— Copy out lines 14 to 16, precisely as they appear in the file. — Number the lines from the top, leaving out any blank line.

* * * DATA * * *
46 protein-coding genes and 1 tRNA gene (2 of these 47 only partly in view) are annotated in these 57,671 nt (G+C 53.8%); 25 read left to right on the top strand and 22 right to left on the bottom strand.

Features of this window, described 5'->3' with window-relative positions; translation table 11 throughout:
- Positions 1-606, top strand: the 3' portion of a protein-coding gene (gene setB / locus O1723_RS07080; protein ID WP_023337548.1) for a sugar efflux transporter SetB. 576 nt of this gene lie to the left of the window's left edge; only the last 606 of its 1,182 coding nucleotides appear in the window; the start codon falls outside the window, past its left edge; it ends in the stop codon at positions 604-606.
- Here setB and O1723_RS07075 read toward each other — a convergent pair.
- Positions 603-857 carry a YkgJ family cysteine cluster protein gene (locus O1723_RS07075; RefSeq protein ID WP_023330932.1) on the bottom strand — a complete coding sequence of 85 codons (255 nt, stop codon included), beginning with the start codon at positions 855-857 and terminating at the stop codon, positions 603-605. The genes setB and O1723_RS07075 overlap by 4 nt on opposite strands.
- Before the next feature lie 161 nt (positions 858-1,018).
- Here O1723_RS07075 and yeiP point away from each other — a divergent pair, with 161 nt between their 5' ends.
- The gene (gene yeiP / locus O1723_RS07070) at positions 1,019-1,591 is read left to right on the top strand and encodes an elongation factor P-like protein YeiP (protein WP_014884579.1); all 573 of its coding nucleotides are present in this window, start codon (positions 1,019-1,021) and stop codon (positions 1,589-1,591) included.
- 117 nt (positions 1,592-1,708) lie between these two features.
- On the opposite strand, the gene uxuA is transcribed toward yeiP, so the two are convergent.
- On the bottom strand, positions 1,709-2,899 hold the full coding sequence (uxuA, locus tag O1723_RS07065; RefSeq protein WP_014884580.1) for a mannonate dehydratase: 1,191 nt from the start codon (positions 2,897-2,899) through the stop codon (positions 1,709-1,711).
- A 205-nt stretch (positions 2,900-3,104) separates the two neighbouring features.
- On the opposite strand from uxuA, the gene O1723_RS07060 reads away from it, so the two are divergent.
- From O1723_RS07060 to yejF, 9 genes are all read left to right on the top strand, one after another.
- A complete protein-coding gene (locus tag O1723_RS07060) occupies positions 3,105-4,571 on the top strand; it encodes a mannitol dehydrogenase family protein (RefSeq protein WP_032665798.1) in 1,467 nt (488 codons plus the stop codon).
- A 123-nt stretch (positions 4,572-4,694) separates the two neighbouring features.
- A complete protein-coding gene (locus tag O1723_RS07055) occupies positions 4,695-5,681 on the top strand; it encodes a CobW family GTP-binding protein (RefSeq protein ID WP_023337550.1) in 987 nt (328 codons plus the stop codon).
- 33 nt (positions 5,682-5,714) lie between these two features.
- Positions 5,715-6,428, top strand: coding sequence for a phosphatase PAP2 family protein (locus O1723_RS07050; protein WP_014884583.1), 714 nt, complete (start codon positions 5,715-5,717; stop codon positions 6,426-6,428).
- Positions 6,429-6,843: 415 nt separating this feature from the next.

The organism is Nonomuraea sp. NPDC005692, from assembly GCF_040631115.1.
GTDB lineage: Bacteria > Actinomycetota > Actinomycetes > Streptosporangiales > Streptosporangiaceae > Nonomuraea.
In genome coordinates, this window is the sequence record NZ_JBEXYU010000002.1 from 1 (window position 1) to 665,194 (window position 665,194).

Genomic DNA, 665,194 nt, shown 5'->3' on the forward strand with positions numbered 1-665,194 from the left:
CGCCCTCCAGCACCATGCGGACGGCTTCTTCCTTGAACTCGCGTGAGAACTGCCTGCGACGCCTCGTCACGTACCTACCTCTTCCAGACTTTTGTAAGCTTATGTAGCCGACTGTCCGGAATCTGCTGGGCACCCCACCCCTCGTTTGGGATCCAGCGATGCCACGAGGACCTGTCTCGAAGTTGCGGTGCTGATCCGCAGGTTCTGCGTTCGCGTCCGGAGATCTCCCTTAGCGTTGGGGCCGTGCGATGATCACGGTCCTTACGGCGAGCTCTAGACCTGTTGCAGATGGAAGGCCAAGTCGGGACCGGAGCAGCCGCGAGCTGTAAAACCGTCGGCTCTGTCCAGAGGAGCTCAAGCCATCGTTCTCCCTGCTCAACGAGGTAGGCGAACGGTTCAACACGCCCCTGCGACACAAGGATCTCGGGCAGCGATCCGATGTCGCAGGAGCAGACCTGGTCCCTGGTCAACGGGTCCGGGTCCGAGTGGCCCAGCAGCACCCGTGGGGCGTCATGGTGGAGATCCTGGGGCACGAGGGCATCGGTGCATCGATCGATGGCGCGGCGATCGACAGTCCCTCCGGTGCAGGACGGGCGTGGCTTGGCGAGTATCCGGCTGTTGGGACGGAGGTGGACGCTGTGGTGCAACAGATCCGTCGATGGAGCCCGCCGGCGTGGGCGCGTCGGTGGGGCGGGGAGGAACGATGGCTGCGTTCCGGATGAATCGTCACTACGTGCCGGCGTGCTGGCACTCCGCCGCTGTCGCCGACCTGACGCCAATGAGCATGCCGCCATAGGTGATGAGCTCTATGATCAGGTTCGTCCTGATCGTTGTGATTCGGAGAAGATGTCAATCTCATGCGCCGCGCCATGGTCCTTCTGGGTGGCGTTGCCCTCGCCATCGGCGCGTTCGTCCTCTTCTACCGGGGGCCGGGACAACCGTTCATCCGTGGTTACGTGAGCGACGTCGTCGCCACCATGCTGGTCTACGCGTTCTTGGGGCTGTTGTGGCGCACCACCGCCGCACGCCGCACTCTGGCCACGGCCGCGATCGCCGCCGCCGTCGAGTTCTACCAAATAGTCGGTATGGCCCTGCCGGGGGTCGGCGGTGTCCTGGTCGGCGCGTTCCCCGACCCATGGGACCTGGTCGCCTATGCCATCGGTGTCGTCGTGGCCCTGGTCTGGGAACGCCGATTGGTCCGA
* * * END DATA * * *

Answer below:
- From O1723_RS07060 to yejF, 9 genes are all read left to right on the top strand, one after another.
- A complete protein-coding gene (locus tag O1723_RS07060) occupies positions 3,105-4,571 on the top strand; it encodes a mannitol dehydrogenase family protein (RefSeq protein WP_032665798.1) in 1,467 nt (488 codons plus the stop codon).
- A 123-nt stretch (positions 4,572-4,694) separates the two neighbouring features.